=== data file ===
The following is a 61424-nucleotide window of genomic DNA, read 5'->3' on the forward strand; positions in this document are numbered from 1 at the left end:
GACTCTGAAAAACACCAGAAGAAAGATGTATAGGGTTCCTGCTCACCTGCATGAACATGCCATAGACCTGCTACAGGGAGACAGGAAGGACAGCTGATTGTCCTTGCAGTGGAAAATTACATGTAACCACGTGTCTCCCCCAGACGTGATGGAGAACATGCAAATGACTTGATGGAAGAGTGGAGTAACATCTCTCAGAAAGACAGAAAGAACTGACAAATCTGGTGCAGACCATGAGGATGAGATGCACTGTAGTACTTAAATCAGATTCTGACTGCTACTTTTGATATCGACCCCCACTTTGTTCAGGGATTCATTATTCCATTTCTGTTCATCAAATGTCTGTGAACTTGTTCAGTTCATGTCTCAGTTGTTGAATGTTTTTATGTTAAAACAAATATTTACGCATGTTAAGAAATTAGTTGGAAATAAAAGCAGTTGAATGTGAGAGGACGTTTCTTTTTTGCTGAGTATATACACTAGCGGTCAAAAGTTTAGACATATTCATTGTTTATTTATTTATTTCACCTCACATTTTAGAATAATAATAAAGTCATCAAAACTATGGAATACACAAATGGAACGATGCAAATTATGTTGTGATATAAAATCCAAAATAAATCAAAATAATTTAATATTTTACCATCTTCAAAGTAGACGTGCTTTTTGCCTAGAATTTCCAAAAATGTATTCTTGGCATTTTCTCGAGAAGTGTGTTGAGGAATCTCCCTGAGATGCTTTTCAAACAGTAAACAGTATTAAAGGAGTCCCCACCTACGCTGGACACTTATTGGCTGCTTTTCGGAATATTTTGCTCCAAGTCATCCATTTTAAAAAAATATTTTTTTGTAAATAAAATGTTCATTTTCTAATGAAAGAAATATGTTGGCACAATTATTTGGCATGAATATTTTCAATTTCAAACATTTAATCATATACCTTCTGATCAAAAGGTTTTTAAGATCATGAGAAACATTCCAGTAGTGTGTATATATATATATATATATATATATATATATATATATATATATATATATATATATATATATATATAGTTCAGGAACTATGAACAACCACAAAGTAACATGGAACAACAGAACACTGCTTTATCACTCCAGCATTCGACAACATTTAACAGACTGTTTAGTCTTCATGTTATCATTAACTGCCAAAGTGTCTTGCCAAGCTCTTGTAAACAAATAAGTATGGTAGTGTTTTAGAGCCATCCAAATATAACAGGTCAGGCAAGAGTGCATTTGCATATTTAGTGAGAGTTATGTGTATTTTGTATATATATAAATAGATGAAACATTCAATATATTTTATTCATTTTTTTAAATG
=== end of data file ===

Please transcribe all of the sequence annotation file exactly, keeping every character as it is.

The following is a 61424-nucleotide window of genomic DNA, read 5'->3' on the forward strand; positions in this document are numbered from 1 at the left end:
GACTCTGAAAAACACCAGAAGAAAGATGTATAGGGTTCCTGCTCACCTGCATGAACATGCCATAGACCTGCTACAGGGAGACAGGAAGGACAGCTGATTGTCCTTGCAGTGGAAAATTACATGTAACCACGTGTCTCCCCCAGACGTGATGGAGAACATGCAAATGACTTGATGGAAGAGTGGAGTAACATCTCTCAGAAAGACAGAAAGAACTGACAAATCTGGTGCAGACCATGAGGATGAGATGCACTGTAGTACTTAAATCAGATTCTGACTGCTACTTTTGATATCGACCCCCACTTTGTTCAGGGATTCATTATTCCATTTCTGTTCATCAAATGTCTGTGAACTTGTTCAGTTCATGTCTCAGTTGTTGAATGTTTTTATGTTAAAACAAATATTTACGCATGTTAAGAAATTAGTTGGAAATAAAAGCAGTTGAATGTGAGAGGACGTTTCTTTTTTGCTGAGTATATACACTAGCGGTCAAAAGTTTAGACATATTCATTGTTTATTTATTTATTTCACCTCACATTTTAGAATAATAATAAAGTCATCAAAACTATGGAATACACAAATGGAACGATGCAAATTATGTTGTGATATAAAATCCAAAATAAATCAAAATAATTTAATATTTTACCATCTTCAAAGTAGACGTGCTTTTTGCCTAGAATTTCCAAAAATGTATTCTTGGCATTTTCTCGAGAAGTGTGTTGAGGAATCTCCCTGAGATGCTTTTCAAACAGTAAACAGTATTAAAGGAGTCCCCACCTACGCTGGACACTTATTGGCTGCTTTTCGGAATATTTTGCTCCAAGTCATCCATTTTAAAAAAATATTTTTTTGTAAATAAAATGTTCATTTTCTAATGAAAGAAATATGTTGGCACAATTATTTGGCATGAATATTTTCAATTTCAAACATTTAATCATATACCTTCTGATCAAAAGGTTTTTAAGATCATGAGAAACATTCCAGTAGTGTGTATATATATATATATATATATATATATATATATATATATATATATATATATATATATATATATATAGTTCAGGAACTATGAACAACCACAAAGTAACATGGAACAACAGAACACTGCTTTATCACTCCAGCATTCGACAACATTTAACAGACTGTTTAGTCTTCATGTTATCATTAACTGCCAAAGTGTCTTGCCAAGCTCTTGTAAACAAATAAGTATGGTAGTGTTTTAGAGCCATCCAAATATAACAGGTCAGGCAAGAGTGCATTTGCATATTTAGTGAGAGTTATGTGTATTTTGTATATATATAAATAGATGAAACATTCAATATATTTTATTCATTTTTTTAAATG